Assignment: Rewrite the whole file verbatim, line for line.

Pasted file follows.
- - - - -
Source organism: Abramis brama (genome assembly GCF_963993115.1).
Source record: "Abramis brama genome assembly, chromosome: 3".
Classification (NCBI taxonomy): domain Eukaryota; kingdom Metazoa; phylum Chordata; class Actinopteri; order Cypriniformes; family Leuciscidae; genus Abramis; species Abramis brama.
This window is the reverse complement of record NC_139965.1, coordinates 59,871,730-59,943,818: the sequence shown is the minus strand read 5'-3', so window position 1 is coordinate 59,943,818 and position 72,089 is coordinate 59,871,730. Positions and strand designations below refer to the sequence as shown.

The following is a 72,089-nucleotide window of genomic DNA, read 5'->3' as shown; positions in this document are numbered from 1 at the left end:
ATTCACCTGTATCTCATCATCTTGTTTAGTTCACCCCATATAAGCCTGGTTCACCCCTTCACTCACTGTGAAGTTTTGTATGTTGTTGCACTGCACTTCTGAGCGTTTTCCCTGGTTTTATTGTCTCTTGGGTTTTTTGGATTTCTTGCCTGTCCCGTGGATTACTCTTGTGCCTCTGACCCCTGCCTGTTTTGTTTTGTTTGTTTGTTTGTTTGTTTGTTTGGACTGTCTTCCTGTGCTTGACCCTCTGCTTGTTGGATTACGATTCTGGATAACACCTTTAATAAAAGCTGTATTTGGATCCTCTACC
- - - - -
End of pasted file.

Source organism: Abramis brama (genome assembly GCF_963993115.1).
Source record: "Abramis brama genome assembly, chromosome: 3".
Classification (NCBI taxonomy): domain Eukaryota; kingdom Metazoa; phylum Chordata; class Actinopteri; order Cypriniformes; family Leuciscidae; genus Abramis; species Abramis brama.
This window is the reverse complement of record NC_139965.1, coordinates 59,871,730-59,943,818: the sequence shown is the minus strand read 5'-3', so window position 1 is coordinate 59,943,818 and position 72,089 is coordinate 59,871,730. Positions and strand designations below refer to the sequence as shown.

The following is a 72,089-nucleotide window of genomic DNA, read 5'->3' as shown; positions in this document are numbered from 1 at the left end:
ATTCACCTGTATCTCATCATCTTGTTTAGTTCACCCCATATAAGCCTGGTTCACCCCTTCACTCACTGTGAAGTTTTGTATGTTGTTGCACTGCACTTCTGAGCGTTTTCCCTGGTTTTATTGTCTCTTGGGTTTTTTGGATTTCTTGCCTGTCCCGTGGATTACTCTTGTGCCTCTGACCCCTGCCTGTTTTGTTTTGTTTGTTTGTTTGTTTGTTTGTTTGGACTGTCTTCCTGTGCTTGACCCTCTGCTTGTTGGATTACGATTCTGGATAACACCTTTAATAAAAGCTGTATTTGGATCCTCTACC